Zach Owens
WR | 6-3 | 198 pounds | Pope | Marietta

When Collins was asked about Owens, one of the first things he said about the wide receiver was that his versatility jumps off the tape — and it really does. Throughout high school, Owens usually was set up out wide, but he was also able to take some direct snaps or get a couple of handoffs in the backfield, which explains why Johnson probably liked him so much. But Owens’ numbers also back up his versatility. In his final three seasons at Pope, Owens had 3,066 all-purpose yards broken down to more than 1,000 receiving and rushing yards. He averaged more than 100 all-purpose yards per game.

What Collins said: “We will be able to move him around, might even play some ‘H’ for us as we implement the new system. Getting to be around him on his official visit, he’s a very engaging, great kid with high character. He’s willing to work really, really hard to make a name for himself at Georgia Tech.”

D’Quan Douse
DE | 6-3 | 250 pounds | Calvary Day School | Savannah

For any defensive end, there has to be a specific balance between strength and speed. The position calls for someone who has the strength to go up against a sometimes significantly larger offensive lineman and the quickness to jump off the edge to catch a speedy running back or quarterback. Douse has that right balance. His moves off the snap are fluid and quick, a nod to his strong fundamentals.

Another possible use: While Douse is a gifted defensive end, Collins made the comment that Douse could lend a hand on offense, too. Douse has played a little tight end at Calvary Day School, and Collins said he could be used at that position in short-yardage or goal-line situations. That is just a possibility, however, because Douse’s highlights look really good on defense.

What Collins said: “Relentless competitor who plays with a high motor. The thing that gets me excited is that we are trying to build this roster in position flexibility. He can play off the edge, he can move inside on third down.”

Jordan Yates
QB | 6-0 | 186 pounds | Milton | Alpharetta

Georgia Tech is getting arguably the best quarterback to ever go through Milton. Yates is Milton’s career and single-season leader in passing yards and touchdown passes. Oh, and he is the winningest quarterback in Milton history. And while an option coach recruited Yates, he potentially could fit better into the offense that Collins is envisioning for Georgia Tech. More than a runner, Yates is accurate through the air and puts a nice zip on his passes, but he still has the ability to make things happen with his legs when plays break down.

A winning attitude: Yates helped lead Milton to the program’s first football state championship in nearly 70 years with a 14-13 victory over Colquitt County. Collins was at that game and said he was impressed with Yates’ competitiveness and elusiveness.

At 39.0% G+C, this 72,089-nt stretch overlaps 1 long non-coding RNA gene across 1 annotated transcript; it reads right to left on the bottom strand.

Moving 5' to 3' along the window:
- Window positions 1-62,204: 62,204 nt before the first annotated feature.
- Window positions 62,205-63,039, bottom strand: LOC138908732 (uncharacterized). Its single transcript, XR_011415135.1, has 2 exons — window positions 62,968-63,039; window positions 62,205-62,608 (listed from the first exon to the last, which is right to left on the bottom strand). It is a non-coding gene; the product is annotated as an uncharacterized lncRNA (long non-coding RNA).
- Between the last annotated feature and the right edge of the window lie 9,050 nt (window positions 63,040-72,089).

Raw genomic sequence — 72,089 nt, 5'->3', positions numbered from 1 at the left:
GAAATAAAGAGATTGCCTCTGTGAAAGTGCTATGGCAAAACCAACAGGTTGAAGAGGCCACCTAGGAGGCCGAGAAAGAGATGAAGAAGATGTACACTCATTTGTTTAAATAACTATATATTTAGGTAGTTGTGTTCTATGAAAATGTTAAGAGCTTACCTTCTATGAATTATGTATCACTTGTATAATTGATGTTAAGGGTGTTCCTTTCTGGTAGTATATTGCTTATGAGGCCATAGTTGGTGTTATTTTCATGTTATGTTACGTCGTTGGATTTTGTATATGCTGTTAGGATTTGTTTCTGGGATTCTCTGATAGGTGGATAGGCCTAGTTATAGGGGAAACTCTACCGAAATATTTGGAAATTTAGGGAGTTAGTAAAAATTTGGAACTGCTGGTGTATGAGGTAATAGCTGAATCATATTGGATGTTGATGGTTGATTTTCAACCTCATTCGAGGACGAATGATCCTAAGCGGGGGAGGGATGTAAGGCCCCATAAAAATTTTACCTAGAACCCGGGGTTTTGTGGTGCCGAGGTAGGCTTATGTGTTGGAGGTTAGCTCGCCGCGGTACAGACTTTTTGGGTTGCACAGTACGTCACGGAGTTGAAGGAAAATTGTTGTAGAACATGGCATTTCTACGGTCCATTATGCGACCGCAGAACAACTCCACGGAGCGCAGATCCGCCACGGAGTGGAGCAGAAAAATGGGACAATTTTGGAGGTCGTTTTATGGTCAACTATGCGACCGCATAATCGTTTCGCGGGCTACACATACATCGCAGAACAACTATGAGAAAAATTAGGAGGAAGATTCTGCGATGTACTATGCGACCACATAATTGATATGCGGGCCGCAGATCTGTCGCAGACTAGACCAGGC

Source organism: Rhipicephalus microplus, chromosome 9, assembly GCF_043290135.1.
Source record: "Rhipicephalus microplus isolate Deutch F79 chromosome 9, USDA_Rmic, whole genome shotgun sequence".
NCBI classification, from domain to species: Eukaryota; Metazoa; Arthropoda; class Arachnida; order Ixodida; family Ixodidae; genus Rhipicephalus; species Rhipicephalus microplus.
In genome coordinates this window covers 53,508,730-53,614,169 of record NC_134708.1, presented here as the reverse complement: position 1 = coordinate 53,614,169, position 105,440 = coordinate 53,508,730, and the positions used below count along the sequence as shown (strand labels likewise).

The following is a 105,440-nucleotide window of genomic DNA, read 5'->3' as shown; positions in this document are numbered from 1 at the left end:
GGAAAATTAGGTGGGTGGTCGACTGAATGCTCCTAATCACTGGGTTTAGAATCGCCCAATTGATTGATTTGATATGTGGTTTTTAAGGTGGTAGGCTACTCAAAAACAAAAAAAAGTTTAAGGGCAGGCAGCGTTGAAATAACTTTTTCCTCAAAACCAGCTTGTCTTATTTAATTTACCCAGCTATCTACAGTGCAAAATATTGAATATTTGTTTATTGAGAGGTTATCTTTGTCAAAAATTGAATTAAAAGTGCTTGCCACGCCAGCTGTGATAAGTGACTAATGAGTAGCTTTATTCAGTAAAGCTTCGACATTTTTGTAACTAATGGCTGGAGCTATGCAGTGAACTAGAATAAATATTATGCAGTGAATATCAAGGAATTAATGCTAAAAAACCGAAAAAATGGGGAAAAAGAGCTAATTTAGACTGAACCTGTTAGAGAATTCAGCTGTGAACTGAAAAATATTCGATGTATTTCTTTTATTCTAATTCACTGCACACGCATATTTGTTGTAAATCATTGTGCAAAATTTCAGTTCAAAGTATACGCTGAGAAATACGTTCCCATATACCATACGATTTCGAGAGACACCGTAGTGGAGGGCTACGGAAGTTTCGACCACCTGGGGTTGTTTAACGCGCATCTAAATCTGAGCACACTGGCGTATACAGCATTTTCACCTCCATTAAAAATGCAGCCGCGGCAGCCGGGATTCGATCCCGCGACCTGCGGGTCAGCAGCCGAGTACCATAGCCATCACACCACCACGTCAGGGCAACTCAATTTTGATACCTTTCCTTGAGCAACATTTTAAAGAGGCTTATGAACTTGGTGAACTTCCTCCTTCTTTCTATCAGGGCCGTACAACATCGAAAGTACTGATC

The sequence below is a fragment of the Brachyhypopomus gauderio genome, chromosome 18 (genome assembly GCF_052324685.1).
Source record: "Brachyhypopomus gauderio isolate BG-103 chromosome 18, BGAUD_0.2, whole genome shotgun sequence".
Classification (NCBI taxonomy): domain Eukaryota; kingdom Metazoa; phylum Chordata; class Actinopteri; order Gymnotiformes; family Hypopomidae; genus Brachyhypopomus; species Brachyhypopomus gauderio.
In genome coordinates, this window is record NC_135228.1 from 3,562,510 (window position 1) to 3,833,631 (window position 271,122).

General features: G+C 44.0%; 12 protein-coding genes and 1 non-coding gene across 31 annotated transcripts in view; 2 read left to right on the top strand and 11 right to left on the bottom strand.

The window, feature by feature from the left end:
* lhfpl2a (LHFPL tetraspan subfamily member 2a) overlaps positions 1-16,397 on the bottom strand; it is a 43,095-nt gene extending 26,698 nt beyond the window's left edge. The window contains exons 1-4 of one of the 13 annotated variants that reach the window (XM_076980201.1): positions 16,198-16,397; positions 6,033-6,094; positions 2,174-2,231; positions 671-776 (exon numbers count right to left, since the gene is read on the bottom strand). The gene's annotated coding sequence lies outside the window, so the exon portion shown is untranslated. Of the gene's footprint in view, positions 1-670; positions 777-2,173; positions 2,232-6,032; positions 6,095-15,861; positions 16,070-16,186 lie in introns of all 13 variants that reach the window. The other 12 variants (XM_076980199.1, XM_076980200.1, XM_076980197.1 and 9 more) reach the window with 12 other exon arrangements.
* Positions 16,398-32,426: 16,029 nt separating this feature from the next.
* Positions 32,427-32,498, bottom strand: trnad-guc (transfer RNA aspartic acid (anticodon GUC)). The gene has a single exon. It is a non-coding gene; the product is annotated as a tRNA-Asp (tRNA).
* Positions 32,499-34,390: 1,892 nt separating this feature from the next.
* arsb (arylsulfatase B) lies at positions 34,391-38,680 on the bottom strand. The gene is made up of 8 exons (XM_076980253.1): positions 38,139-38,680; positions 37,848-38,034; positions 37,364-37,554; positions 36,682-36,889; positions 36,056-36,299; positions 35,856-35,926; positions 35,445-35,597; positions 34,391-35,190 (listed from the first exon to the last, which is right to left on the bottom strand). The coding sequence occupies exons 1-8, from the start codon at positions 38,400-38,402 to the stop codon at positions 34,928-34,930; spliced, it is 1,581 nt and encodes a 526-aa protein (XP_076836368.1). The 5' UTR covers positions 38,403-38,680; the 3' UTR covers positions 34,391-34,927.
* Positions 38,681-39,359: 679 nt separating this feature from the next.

What Collins said: “My favorite thing about him was that when he came on his official (visit) just how engaged he was in the process, how he was recruiting a number of the guys that were on that recruiting weekend. You can just tell he has that leadership ability. He’s poised and understands to be a great player and a great quarterback, you need other great players to come with you.”

Jordan Huff
DB | 6-2 | 185 pounds | Morgan County | Madison

According to Collins, Georgia Tech’s defense will be playing press-man coverage “across the board” and on almost every single down. To execute that the way he wants, Collins said there is an added emphasis on length with his defensive backs. Huff has the length that will assist him in the bump and run, one-on-one coverage that he likely will see. Huff’s highlight reel is filled with examples of his ability to see the field well. During his career at Morgan County, Huff had three interceptions and two defensive touchdowns.

What Collins said: “I coach the secondary, so I am going to be heavily involved with Jordan, so I’m really excited about him. I’ve built a great relationship with him and his family, and all of them are excited that he is staying close to home so that they can see him play here in Atlanta. But just the length and the speed and the competitiveness that Jordan shows has me really fired up.”

Jeremiah Smith
DB | 6-2 | 190 pounds | Grayson | Grayson

Another player who will be joining Collins and Huff in the secondary is Smith. While Huff flashed his ability to read the field and tally several interceptions, Smith is more physical, with his highlight reel showcasing his abilities as a tackler and a difference-maker in the open field. Collins said he likes Smith at free safety, but he also could play a little nickel and dime for Georgia Tech.

More than football: Smith is also an accomplished baseball player. This year, he was named as one of Georgia’s top 100 junior baseball players. His baseball skills are not lost on Collins.

What Collins said: “I really like baseball players to be at the safety positions for us. I’m back there coaching the DBs, so I am really excited about his range and his ball skills, his intelligence to get everybody lined up to execute.”

Dylan Deveney